Other measures at that time included bringing the weighted average maturity of Greece’s EFSF loans back up to the original 32.5 years and spacing out loan repayments due in the 2030s and 2040s. Creditors also waived for 2017 a scheduled ‘step-up’ interest rate margin of 200 basis points on an €11.3 billion tranche that had been connected to Greece’s debt buy-back in the second programme.
Greece was benefiting from the first round of cost savings when, on 15 June 2017, euro area finance ministers sketched out the medium- term measures that would be on the table once the programme ended. Already, the Eurogroup noted in a statement, the short-term measures had contributed to a ‘substantial lowering’ of Greece’s gross financing needs and the smoothing out of its future payments trajectory.
The medium-term proposal was part of efforts encouraging Greece to stay the course of budgetary prudence and economic modernisation beyond the life of the programme. As proposed, it covered the elimination of the ‘step-up’ interest rate margin tied to the second programme debt buy-back instalment; the release of central bank profits on Greek securities withheld in 2014; the restoration of those profit transfers as of 2017; further ‘liability management operations’ within the ESM programme envelope; and the further extension of Greece’s EFSF maturities and deferral of interest payments, as long as this didn’t create an additional burden on the countries providing EFSF guarantees.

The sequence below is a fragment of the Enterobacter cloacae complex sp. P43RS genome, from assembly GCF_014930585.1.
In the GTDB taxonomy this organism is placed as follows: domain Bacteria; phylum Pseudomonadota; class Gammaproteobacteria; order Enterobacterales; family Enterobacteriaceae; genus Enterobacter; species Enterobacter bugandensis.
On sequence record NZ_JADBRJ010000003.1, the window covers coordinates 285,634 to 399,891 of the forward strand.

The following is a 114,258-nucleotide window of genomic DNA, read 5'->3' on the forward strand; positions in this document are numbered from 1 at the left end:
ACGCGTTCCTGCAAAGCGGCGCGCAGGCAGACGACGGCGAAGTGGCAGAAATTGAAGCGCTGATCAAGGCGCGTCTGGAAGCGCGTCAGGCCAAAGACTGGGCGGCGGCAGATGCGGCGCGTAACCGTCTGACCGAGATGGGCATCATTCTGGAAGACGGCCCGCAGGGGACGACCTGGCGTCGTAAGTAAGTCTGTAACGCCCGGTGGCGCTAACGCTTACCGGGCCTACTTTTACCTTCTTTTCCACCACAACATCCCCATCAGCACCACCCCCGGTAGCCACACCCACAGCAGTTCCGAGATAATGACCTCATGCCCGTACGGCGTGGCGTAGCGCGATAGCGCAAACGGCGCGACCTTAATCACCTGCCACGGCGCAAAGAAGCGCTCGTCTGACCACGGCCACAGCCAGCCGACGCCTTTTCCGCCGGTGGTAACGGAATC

Eurogroup ministers pledged to carry out these medium-term measures ‘to the extent needed’ at the end of the programme, and left the door open to further adjustments if the Greek economy suffered another downside shock. For the long term, ‘in the case of an unexpectedly more adverse scenario, a contingency mechanism on debt could be activated,’ the Eurogroup said. Steps could include further EFSF re-profiling, as well as capping or deferring interest payments.
By the summer of 2018, all the moving parts came together when the Eurogroup made good on medium-term pledges. The new debt relief for Greece was agreed to be a further 10-year deferral of interest and amortisation and a 10-year extension of the maximum weighted average maturity on €96.4 billion of EFSF loans, and the ‘step-up’ interest rate margin on the debt buy-back instalment was conditionally scrapped until 2022 and permanently thereafter.